It is not the job of the interviewer to judge.  It is the job of the interviewer to honestly provide a direct highway from the interviewee’s mouth to the listener’s ears and let the chips fall where they may with the acknowledgement that sometimes, there is no reaction.  Maybe people are not listening because they’re doing something else.  Or maybe they are listening but they don’t see the subject as rising to a level where it affects them directly enough to respond.  But that too is not the interviewer’s job to worry about.

The other reason why an interviewer can’t judge is because judgement tends to lead to confrontation.  An interviewee with a controversial view has been honed with a prize fighter’s prowess to hit back whenever they feel attacked.  And a judging interviewer may question those views in such a way that the interviewee feels attacked.  This can escalate until you have both trying to outtalk each other.  It is bad for the interviewer because it lessens his credibility but great for the interviewee because he has been able to draw a heretofore impartial interviewer down to the level of shouting.  You’ve heard the expression, “Never wrestle with a pig.  You get covered in mud and the pig likes it”.  That is a saying that should be at the front of every interviewer’s mind whenever they find themselves in conversation with someone with controversial views.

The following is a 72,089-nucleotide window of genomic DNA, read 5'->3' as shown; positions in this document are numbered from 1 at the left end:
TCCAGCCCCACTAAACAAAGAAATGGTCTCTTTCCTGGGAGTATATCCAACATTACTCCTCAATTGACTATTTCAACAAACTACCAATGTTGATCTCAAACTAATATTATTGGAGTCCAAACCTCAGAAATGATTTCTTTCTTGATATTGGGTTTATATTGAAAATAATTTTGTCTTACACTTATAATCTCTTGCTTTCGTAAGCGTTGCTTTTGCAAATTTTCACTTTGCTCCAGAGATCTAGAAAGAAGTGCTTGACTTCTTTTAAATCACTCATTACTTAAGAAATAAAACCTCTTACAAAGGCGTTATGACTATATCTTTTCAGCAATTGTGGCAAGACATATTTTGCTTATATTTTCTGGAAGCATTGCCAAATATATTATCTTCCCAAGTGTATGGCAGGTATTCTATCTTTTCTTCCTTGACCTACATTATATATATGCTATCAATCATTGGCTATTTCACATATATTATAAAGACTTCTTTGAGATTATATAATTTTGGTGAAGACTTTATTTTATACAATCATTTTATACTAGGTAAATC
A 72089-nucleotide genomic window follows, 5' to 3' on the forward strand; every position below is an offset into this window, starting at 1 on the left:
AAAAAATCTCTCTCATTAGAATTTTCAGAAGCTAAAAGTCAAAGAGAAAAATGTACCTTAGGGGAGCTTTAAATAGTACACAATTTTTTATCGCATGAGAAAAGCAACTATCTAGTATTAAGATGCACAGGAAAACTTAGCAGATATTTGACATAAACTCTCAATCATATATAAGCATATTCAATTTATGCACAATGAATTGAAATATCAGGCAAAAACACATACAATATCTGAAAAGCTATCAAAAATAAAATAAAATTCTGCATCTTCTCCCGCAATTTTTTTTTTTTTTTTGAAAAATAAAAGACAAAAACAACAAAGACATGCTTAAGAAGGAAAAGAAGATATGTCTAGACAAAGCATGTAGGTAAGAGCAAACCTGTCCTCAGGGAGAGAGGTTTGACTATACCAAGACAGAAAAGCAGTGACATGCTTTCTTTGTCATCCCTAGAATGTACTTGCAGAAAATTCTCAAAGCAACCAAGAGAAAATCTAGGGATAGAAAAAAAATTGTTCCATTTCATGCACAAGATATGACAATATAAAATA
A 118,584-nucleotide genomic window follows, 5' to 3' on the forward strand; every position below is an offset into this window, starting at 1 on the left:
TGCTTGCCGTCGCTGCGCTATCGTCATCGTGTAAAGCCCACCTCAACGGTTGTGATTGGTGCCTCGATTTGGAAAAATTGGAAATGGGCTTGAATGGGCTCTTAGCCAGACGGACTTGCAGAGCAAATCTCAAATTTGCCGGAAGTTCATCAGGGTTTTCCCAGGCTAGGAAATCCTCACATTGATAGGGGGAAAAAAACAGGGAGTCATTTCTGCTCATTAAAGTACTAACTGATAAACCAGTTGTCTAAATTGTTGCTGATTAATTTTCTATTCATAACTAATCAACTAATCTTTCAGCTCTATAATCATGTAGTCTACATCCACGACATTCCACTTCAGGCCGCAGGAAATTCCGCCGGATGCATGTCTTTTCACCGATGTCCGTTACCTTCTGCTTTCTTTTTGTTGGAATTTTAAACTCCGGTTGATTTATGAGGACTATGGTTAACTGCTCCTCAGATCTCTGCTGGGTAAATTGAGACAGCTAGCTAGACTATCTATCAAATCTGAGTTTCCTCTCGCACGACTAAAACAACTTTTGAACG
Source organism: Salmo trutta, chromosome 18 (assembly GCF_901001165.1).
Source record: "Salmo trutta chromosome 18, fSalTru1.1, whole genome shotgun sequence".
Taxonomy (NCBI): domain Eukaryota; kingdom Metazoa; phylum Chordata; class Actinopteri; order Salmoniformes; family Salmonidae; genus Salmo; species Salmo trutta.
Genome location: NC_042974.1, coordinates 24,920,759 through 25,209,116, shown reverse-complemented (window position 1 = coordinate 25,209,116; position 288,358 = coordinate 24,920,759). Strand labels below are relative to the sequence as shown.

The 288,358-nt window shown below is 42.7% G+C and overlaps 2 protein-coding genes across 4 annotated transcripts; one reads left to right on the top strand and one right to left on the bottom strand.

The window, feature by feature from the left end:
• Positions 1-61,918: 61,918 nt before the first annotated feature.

Again, the best and only thing a good interviewer can and should do is make it comfortable for their interviewees to talk and then, let them.

Written by Interviewer

August 12, 2014 at 00:49

I Agree

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Image

This is a quickie.

I’ve been doing a lot of interviews with politicians as part of a project to invite as many Oregon 2014 candidates as possible to the microphone and let the public hear their views.  In many cases, these candidates have been ignored by their party in favor of candidates that have already been approved by the larger political machine.  In others, the candidates don’t affiliate themselves with that machine, opting instead to run a “grass roots” campaign.

The point of this post, though, is messaging and how some candidates, even if unknown, are much better at it than others.  An interviewee with experience turning the agenda during an interview can use many tricks to do that.  A really cool one is trying to subtlety make the interviewer complicit to their point of view.  For example, consider this exchange;

Q: What do you think about the opinion of some that taxes are too high?

A:  I agree with you that taxes are too high, and this is how I would fix that …